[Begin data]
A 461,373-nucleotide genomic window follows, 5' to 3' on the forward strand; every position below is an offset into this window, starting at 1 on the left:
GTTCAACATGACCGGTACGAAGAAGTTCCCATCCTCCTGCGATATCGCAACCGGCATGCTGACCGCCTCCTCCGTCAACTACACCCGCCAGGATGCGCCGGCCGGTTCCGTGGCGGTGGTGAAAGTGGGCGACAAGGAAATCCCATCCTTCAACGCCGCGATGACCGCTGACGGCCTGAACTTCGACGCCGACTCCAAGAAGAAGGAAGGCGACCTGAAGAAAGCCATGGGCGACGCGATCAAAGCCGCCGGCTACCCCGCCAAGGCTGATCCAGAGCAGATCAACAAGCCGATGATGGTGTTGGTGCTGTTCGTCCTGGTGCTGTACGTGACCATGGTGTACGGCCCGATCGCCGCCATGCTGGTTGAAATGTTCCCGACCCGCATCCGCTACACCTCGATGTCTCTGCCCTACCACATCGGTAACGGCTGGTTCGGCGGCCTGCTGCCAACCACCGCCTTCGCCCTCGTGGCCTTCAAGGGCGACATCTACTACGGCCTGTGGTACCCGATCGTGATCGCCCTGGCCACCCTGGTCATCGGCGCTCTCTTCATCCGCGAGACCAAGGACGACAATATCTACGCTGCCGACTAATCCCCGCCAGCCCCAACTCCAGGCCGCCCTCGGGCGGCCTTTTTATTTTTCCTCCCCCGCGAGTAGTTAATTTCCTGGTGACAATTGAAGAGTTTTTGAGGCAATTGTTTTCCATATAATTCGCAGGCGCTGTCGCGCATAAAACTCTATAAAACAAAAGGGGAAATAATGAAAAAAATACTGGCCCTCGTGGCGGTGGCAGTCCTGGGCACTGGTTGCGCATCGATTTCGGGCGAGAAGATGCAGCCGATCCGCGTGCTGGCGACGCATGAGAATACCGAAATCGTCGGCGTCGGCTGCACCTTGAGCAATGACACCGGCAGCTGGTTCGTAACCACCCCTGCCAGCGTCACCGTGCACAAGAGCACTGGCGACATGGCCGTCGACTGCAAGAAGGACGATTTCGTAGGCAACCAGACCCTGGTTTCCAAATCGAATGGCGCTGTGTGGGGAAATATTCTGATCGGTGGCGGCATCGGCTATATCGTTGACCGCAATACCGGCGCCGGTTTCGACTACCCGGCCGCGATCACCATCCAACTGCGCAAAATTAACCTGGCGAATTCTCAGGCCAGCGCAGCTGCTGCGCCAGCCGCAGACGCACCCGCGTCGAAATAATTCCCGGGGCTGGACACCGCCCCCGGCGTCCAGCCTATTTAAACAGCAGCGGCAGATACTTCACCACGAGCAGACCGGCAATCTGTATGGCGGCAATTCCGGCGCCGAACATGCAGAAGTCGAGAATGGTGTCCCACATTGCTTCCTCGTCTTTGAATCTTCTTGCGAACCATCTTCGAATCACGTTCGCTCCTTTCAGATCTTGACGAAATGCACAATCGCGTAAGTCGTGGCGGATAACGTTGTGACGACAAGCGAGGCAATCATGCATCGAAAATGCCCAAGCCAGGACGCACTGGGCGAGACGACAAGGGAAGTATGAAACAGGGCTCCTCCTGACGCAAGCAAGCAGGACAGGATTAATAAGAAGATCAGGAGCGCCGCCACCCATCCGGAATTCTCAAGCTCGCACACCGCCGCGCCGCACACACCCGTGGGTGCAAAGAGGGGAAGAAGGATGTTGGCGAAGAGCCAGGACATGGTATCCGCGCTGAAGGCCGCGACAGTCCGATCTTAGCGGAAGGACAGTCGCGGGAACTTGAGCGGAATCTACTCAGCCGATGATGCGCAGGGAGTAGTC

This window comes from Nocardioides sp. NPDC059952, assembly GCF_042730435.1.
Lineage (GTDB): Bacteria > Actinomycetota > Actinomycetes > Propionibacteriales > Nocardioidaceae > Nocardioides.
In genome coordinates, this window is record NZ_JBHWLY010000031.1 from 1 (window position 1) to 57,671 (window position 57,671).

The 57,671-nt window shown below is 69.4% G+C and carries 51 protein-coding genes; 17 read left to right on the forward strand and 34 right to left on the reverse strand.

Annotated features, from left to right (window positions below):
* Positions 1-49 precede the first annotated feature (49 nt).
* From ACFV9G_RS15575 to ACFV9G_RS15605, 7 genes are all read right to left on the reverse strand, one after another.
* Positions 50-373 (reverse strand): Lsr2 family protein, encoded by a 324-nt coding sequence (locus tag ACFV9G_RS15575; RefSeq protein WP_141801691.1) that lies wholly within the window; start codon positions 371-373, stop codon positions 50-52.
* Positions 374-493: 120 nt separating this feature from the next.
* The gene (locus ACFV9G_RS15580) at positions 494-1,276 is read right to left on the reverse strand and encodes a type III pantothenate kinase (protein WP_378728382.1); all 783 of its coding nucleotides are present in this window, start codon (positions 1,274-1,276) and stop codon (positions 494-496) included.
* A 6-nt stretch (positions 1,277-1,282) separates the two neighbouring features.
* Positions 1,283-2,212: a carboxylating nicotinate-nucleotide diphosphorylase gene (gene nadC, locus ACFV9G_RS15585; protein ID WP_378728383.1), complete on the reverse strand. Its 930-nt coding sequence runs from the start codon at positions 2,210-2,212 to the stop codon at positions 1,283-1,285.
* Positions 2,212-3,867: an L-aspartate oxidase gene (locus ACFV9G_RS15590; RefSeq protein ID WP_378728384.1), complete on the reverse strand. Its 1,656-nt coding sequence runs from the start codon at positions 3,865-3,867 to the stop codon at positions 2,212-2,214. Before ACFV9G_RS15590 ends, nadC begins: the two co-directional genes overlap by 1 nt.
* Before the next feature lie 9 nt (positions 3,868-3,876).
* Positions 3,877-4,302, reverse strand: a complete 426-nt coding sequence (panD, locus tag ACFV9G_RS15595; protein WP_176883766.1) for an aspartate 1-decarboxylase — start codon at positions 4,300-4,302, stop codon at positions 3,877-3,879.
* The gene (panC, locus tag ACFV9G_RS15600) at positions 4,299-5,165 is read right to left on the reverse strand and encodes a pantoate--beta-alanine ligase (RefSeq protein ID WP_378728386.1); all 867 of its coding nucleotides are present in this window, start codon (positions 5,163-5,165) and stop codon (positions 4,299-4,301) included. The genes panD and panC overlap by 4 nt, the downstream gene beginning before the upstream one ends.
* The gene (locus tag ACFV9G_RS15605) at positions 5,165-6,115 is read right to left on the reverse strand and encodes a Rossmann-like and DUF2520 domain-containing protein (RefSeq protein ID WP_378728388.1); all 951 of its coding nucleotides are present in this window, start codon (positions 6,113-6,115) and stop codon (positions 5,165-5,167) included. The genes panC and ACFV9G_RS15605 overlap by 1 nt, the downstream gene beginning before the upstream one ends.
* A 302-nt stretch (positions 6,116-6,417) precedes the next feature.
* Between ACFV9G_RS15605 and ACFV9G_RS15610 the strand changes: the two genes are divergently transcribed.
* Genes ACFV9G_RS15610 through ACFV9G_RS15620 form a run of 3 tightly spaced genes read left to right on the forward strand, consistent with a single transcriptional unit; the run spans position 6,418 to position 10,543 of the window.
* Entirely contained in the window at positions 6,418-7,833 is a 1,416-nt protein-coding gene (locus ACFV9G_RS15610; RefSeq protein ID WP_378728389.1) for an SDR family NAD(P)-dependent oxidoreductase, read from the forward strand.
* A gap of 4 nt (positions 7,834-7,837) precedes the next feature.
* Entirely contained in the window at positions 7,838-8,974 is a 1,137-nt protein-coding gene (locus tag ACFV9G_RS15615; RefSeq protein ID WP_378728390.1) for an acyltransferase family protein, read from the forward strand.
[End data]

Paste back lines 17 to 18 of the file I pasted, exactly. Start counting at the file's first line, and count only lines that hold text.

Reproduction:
* Positions 3,877-4,302, reverse strand: a complete 426-nt coding sequence (panD, locus tag ACFV9G_RS15595; protein WP_176883766.1) for an aspartate 1-decarboxylase — start codon at positions 4,300-4,302, stop codon at positions 3,877-3,879.
* The gene (panC, locus tag ACFV9G_RS15600) at positions 4,299-5,165 is read right to left on the reverse strand and encodes a pantoate--beta-alanine ligase (RefSeq protein ID WP_378728386.1); all 867 of its coding nucleotides are present in this window, start codon (positions 5,163-5,165) and stop codon (positions 4,299-4,301) included. The genes panD and panC overlap by 4 nt, the downstream gene beginning before the upstream one ends.